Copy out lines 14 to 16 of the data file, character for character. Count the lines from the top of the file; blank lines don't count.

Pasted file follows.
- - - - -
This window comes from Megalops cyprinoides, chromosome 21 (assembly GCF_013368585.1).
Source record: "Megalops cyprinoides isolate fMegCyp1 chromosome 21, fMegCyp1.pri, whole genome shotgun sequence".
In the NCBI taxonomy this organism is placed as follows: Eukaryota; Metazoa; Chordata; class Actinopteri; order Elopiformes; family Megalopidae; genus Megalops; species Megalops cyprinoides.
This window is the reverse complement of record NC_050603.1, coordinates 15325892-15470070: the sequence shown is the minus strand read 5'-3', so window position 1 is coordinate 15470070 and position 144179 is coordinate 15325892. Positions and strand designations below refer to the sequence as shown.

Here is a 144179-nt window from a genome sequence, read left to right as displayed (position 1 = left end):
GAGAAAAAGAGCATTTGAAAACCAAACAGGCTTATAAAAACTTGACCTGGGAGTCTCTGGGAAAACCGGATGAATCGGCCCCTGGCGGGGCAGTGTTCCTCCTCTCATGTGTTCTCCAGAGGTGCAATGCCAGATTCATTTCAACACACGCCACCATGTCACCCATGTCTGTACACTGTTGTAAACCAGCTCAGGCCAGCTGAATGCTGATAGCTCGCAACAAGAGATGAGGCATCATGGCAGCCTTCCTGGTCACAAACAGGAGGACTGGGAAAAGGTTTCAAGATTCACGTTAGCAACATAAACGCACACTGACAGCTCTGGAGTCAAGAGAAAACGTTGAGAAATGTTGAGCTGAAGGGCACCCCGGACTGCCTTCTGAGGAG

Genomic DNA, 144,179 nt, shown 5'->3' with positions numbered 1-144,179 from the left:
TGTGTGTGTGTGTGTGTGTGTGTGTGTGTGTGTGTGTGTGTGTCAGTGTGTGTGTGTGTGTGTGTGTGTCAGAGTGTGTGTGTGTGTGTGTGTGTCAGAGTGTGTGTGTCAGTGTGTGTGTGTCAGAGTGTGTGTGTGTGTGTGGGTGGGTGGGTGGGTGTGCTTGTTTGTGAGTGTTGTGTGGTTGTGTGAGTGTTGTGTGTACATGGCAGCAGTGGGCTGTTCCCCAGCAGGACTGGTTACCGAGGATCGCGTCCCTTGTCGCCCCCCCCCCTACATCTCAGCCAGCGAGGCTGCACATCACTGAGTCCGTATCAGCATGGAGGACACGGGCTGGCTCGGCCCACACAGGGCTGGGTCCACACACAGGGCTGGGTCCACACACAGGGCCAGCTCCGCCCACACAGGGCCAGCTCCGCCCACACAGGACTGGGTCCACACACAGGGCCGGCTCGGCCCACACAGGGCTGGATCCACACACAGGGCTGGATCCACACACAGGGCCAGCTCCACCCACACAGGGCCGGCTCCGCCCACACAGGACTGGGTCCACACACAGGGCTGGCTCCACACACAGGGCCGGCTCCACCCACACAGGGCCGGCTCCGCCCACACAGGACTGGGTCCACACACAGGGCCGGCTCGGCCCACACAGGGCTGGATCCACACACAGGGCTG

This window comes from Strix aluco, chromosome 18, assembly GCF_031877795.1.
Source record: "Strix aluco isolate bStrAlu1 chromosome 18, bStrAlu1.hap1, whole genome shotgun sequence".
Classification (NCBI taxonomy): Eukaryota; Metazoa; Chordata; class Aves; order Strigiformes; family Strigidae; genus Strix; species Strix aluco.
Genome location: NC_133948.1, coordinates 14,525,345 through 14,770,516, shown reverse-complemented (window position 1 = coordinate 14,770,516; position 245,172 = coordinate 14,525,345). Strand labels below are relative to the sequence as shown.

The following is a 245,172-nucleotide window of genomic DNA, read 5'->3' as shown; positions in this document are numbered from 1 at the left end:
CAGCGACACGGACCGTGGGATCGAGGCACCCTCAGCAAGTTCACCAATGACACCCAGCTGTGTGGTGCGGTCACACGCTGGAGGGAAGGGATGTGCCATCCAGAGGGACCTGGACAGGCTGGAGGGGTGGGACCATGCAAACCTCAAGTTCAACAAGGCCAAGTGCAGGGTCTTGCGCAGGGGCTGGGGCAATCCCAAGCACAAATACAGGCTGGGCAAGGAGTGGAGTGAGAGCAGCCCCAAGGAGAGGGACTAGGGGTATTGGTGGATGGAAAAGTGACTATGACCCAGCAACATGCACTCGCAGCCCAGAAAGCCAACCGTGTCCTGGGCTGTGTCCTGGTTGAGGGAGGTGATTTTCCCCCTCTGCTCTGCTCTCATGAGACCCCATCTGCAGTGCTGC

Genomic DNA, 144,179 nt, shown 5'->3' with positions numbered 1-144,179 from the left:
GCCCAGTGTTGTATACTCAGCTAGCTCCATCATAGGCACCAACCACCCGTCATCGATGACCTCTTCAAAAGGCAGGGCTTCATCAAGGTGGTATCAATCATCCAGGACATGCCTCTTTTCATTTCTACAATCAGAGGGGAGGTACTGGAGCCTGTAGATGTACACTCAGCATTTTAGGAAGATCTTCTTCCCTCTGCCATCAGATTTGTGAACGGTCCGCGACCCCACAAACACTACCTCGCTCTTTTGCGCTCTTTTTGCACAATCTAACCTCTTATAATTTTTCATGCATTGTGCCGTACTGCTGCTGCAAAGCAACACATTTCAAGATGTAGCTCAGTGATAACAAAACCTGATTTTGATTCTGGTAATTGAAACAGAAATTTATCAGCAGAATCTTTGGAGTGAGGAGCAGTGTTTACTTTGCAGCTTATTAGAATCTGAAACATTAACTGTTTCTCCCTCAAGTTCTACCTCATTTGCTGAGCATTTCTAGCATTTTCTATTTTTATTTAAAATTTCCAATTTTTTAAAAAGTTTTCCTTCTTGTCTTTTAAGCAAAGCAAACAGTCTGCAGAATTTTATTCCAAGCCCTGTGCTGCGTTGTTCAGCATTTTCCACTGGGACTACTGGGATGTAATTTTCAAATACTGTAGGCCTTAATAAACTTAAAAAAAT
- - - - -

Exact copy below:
CAGCGACACGGACCGTGGGATCGAGGCACCCTCAGCAAGTTCACCAATGACACCCAGCTGTGTGGTGCGGTCACACGCTGGAGGGAAGGGATGTGCCATCCAGAGGGACCTGGACAGGCTGGAGGGGTGGGACCATGCAAACCTCAAGTTCAACAAGGCCAAGTGCAGGGTCTTGCGCAGGGGCTGGGGCAATCCCAAGCACAAATACAGGCTGGGCAAGGAGTGGAGTGAGAGCAGCCCCAAGGAGAGGGACTAGGGGTATTGGTGGATGGAAAAGTGACTATGACCCAGCAACATGCACTCGCAGCCCAGAAAGCCAACCGTGTCCTGGGCTGTGTCCTGGTTGAGGGAGGTGATTTTCCCCCTCTGCTCTGCTCTCATGAGACCCCATCTGCAGTGCTGC

Genomic DNA, 144,179 nt, shown 5'->3' with positions numbered 1-144,179 from the left:
GCCCAGTGTTGTATACTCAGCTAGCTCCATCATAGGCACCAACCACCCGTCATCGATGACCTCTTCAAAAGGCAGGGCTTCATCAAGGTGGTATCAATCATCCAGGACATGCCTCTTTTCATTTCTACAATCAGAGGGGAGGTACTGGAGCCTGTAGATGTACACTCAGCATTTTAGGAAGATCTTCTTCCCTCTGCCATCAGATTTGTGAACGGTCCGCGACCCCACAAACACTACCTCGCTCTTTTGCGCTCTTTTTGCACAATCTAACCTCTTATAATTTTTCATGCATTGTGCCGTACTGCTGCTGCAAAGCAACACATTTCAAGATGTAGCTCAGTGATAACAAAACCTGATTTTGATTCTGGTAATTGAAACAGAAATTTATCAGCAGAATCTTTGGAGTGAGGAGCAGTGTTTACTTTGCAGCTTATTAGAATCTGAAACATTAACTGTTTCTCCCTCAAGTTCTACCTCATTTGCTGAGCATTTCTAGCATTTTCTATTTTTATTTAAAATTTCCAATTTTTTAAAAAGTTTTCCTTCTTGTCTTTTAAGCAAAGCAAACAGTCTGCAGAATTTTATTCCAAGCCCTGTGCTGCGTTGTTCAGCATTTTCCACTGGGACTACTGGGATGTAATTTTCAAATACTGTAGGCCTTAATAAACTTAAAAAAAT